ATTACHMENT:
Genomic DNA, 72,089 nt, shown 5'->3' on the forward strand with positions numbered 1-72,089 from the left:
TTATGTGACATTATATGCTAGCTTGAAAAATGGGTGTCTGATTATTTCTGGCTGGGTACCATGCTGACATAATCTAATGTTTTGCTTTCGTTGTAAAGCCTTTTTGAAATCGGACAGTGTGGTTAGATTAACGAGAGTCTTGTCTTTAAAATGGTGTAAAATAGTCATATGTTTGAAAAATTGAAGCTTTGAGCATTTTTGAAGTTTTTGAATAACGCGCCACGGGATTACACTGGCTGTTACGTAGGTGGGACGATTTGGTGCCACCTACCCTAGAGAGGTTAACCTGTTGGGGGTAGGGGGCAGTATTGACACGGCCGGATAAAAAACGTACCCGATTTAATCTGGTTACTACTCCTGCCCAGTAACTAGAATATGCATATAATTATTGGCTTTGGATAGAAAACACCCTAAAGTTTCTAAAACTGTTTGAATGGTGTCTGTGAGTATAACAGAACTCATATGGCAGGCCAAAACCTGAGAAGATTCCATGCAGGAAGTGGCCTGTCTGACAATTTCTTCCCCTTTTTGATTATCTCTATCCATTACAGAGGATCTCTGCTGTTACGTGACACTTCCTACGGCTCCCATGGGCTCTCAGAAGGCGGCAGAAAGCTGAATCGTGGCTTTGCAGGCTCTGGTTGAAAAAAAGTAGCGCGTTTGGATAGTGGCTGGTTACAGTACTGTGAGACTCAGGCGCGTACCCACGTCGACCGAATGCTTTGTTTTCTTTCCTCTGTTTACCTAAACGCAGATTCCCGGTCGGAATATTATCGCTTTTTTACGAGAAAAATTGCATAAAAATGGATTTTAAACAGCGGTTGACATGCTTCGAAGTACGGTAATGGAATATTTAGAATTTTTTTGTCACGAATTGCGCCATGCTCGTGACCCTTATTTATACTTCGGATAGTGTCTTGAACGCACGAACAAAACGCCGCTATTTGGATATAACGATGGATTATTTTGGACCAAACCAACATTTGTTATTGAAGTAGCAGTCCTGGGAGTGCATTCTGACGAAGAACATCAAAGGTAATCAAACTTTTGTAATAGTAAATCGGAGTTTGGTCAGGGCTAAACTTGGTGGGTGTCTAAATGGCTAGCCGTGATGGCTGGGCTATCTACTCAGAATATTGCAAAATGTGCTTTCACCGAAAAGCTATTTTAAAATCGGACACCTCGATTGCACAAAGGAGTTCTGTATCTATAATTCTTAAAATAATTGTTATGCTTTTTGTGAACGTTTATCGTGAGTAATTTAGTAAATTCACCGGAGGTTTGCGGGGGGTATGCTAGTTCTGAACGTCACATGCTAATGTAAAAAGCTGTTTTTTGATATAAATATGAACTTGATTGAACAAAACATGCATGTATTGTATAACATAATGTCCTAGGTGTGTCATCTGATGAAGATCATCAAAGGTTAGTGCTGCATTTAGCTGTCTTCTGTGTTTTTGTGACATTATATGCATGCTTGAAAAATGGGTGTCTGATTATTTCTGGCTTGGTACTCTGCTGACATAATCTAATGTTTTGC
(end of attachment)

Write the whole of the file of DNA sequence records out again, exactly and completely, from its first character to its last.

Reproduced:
Genomic DNA, 72,089 nt, shown 5'->3' on the forward strand with positions numbered 1-72,089 from the left:
TTATGTGACATTATATGCTAGCTTGAAAAATGGGTGTCTGATTATTTCTGGCTGGGTACCATGCTGACATAATCTAATGTTTTGCTTTCGTTGTAAAGCCTTTTTGAAATCGGACAGTGTGGTTAGATTAACGAGAGTCTTGTCTTTAAAATGGTGTAAAATAGTCATATGTTTGAAAAATTGAAGCTTTGAGCATTTTTGAAGTTTTTGAATAACGCGCCACGGGATTACACTGGCTGTTACGTAGGTGGGACGATTTGGTGCCACCTACCCTAGAGAGGTTAACCTGTTGGGGGTAGGGGGCAGTATTGACACGGCCGGATAAAAAACGTACCCGATTTAATCTGGTTACTACTCCTGCCCAGTAACTAGAATATGCATATAATTATTGGCTTTGGATAGAAAACACCCTAAAGTTTCTAAAACTGTTTGAATGGTGTCTGTGAGTATAACAGAACTCATATGGCAGGCCAAAACCTGAGAAGATTCCATGCAGGAAGTGGCCTGTCTGACAATTTCTTCCCCTTTTTGATTATCTCTATCCATTACAGAGGATCTCTGCTGTTACGTGACACTTCCTACGGCTCCCATGGGCTCTCAGAAGGCGGCAGAAAGCTGAATCGTGGCTTTGCAGGCTCTGGTTGAAAAAAAGTAGCGCGTTTGGATAGTGGCTGGTTACAGTACTGTGAGACTCAGGCGCGTACCCACGTCGACCGAATGCTTTGTTTTCTTTCCTCTGTTTACCTAAACGCAGATTCCCGGTCGGAATATTATCGCTTTTTTACGAGAAAAATTGCATAAAAATGGATTTTAAACAGCGGTTGACATGCTTCGAAGTACGGTAATGGAATATTTAGAATTTTTTTGTCACGAATTGCGCCATGCTCGTGACCCTTATTTATACTTCGGATAGTGTCTTGAACGCACGAACAAAACGCCGCTATTTGGATATAACGATGGATTATTTTGGACCAAACCAACATTTGTTATTGAAGTAGCAGTCCTGGGAGTGCATTCTGACGAAGAACATCAAAGGTAATCAAACTTTTGTAATAGTAAATCGGAGTTTGGTCAGGGCTAAACTTGGTGGGTGTCTAAATGGCTAGCCGTGATGGCTGGGCTATCTACTCAGAATATTGCAAAATGTGCTTTCACCGAAAAGCTATTTTAAAATCGGACACCTCGATTGCACAAAGGAGTTCTGTATCTATAATTCTTAAAATAATTGTTATGCTTTTTGTGAACGTTTATCGTGAGTAATTTAGTAAATTCACCGGAGGTTTGCGGGGGGTATGCTAGTTCTGAACGTCACATGCTAATGTAAAAAGCTGTTTTTTGATATAAATATGAACTTGATTGAACAAAACATGCATGTATTGTATAACATAATGTCCTAGGTGTGTCATCTGATGAAGATCATCAAAGGTTAGTGCTGCATTTAGCTGTCTTCTGTGTTTTTGTGACATTATATGCATGCTTGAAAAATGGGTGTCTGATTATTTCTGGCTTGGTACTCTGCTGACATAATCTAATGTTTTGC